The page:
Munson added, “I made a lot of new friends and to hear their stories and how they manage,” helped build a support system for her. “I enjoyed it, and I miss it.”

Munson said she met a lot of nice people and that the facilitators “were great. If you had any questions and weren’t sure, they answered it.” 

The Getting Ahead program is already establishing local connections in the community, linking with a mentor group On Common Ground in Attleboro, and forming a partnership with the YMCA in Attleboro to enable all the investigators and their children to become members on a sliding scale, and to participate in the YMCA programs; “I cannot underestimate the importance that has played in just having that physical stimulation in swimming, working out or meeting other people. I think that sometimes we overlook how important it is to move our bodies to help move our emotions and thought processes,” said Reeves.

This initial 16-week Getting Ahead program ran solely on funds raised by St. Vincent de Paul, but this year Mary Dwyer, in her first year as president of the St. Vincent de Paul Attleboro District Council, applied for a grant from the National Office of SVdP, which had received an anonymous $300,000 grant to disburse for special Vincentian projects to help the poor and marginalized.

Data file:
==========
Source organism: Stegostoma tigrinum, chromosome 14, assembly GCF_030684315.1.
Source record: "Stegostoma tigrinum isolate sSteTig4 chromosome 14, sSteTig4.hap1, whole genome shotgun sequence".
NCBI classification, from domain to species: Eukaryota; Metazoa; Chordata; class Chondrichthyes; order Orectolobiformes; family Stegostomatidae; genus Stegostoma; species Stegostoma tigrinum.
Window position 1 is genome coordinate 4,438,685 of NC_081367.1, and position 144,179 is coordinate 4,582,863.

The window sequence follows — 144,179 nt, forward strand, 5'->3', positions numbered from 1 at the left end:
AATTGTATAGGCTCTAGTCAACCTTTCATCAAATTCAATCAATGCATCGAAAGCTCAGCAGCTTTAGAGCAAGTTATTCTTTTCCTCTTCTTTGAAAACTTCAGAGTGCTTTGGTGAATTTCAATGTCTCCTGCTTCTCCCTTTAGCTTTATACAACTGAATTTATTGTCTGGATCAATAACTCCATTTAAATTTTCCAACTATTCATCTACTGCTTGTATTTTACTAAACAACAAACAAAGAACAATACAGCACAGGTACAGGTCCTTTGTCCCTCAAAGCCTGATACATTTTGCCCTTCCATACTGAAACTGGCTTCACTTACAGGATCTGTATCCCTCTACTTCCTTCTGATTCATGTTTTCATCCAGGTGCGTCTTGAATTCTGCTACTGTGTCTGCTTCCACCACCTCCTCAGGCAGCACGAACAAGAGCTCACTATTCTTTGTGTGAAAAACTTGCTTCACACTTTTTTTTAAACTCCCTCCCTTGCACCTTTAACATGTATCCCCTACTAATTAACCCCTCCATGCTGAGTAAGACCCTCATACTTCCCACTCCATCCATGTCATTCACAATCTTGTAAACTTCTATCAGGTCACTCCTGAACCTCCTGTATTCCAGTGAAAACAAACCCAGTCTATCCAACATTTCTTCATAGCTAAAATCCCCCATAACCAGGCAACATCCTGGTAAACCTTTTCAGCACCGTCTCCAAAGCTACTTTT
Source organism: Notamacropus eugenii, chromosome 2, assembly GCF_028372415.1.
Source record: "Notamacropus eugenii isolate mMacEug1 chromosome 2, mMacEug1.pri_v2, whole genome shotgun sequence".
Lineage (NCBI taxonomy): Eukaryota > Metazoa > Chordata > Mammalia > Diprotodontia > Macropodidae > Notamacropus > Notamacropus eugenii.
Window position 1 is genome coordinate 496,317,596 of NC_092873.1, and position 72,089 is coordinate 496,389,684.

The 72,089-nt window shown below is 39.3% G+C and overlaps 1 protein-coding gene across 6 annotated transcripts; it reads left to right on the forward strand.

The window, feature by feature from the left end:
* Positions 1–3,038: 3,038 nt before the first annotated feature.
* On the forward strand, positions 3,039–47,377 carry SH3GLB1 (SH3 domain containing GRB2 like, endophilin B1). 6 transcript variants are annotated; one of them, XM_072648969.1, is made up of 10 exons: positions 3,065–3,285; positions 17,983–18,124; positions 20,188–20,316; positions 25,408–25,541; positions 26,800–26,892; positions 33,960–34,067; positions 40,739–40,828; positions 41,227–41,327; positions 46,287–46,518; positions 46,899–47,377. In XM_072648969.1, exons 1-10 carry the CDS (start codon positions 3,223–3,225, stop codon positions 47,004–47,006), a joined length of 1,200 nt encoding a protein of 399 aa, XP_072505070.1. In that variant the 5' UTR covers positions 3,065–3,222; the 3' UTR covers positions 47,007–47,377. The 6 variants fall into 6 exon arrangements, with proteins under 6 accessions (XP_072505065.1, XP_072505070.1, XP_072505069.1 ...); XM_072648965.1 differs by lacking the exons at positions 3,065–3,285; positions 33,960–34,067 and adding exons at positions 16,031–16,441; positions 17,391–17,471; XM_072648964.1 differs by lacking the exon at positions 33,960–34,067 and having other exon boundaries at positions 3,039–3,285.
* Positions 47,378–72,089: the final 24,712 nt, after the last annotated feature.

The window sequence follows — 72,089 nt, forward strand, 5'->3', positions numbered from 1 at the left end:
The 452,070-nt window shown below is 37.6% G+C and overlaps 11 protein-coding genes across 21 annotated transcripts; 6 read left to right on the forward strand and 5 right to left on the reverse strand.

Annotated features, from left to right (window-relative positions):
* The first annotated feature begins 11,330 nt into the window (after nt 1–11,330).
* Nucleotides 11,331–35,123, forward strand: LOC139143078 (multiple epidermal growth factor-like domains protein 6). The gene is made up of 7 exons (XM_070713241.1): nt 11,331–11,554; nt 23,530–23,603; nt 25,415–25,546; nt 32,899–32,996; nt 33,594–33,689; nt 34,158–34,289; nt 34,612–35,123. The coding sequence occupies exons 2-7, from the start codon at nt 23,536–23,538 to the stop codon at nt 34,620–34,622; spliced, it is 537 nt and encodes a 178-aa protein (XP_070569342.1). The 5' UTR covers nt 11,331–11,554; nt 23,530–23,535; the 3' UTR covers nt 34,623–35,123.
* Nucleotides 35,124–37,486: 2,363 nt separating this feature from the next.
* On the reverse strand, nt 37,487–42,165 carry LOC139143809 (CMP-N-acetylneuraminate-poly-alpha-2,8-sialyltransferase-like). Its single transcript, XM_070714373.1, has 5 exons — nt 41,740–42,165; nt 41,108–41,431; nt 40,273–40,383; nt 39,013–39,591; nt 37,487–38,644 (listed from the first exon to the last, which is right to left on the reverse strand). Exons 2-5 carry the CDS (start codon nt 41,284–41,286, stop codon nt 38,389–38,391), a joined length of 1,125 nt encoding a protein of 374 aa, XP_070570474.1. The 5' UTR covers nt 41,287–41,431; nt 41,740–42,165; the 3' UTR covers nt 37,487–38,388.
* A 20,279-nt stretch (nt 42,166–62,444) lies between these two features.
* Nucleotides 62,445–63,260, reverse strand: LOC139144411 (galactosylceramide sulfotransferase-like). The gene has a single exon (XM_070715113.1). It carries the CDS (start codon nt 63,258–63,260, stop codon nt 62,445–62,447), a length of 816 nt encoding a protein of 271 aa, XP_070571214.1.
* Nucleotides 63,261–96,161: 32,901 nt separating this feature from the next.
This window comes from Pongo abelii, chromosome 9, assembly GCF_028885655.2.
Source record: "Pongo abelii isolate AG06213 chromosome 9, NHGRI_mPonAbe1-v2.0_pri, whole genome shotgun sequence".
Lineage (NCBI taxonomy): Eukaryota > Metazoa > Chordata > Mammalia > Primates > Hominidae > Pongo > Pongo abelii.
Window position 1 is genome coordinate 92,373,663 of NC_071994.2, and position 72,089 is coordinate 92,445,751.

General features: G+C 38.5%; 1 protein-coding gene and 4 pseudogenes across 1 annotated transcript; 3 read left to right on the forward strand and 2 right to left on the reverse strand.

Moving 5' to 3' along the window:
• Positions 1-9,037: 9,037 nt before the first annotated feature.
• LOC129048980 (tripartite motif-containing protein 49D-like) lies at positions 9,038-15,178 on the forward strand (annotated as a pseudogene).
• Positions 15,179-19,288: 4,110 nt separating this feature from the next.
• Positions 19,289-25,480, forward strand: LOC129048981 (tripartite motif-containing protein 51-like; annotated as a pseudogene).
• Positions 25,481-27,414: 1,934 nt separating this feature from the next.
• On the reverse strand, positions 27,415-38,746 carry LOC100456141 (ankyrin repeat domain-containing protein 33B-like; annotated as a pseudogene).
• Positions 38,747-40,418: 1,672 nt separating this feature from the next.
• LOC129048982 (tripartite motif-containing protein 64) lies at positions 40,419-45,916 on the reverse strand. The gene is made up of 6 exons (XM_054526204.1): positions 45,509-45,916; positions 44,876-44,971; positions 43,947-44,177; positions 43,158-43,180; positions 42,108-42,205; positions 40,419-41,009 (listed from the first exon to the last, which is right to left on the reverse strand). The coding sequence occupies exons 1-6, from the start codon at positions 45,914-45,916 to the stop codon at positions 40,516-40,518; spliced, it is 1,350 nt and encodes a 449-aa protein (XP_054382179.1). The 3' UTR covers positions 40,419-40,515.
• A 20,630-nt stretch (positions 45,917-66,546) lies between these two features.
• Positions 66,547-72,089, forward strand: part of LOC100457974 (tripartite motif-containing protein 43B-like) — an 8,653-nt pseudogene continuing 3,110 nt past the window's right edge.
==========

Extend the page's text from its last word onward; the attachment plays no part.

Dwyer stated the group received a $5,000 grant to continue to fund the Getting Ahead program to further the SVdP systemic change agenda. Because of the grant, there will be another Getting Ahead program either this fall or early winter, said Dwyer.

Though they had applied for the grant last year, they were denied, but this year Dwyer suspects that it was because of the success of the program that allowed them to receive the grant: “This is my guess, we were not told — we’re in the midst of a successful program that is ongoing right now, which had not yet begun at the time of our prior submission. They clearly want to see this money be put to good use; they don’t want it going to try for something that’s never going to happen, or that’s never going to be successful. I think the fact that we’ve demonstrated some success must have helped,” said Dwyer.

Reeves stated that the Getting Ahead program is a group effort, and that along with her, Frechette, and Kathy Jaaskelainen, a fellow Getting Ahead facilitator, the recognition of the program by the awarding of the grant by the National Office of St. Vincent de Paul is a sign of good things to come. 

“Each person comes to this program with different strengths and different needs, and they leave with very different goals,” said Reeves. “What is delightful for me to see is the extent to which each person who came in bordering on somewhat hopelessness has developed hope. We talk about it being a hand-up, not a handout.”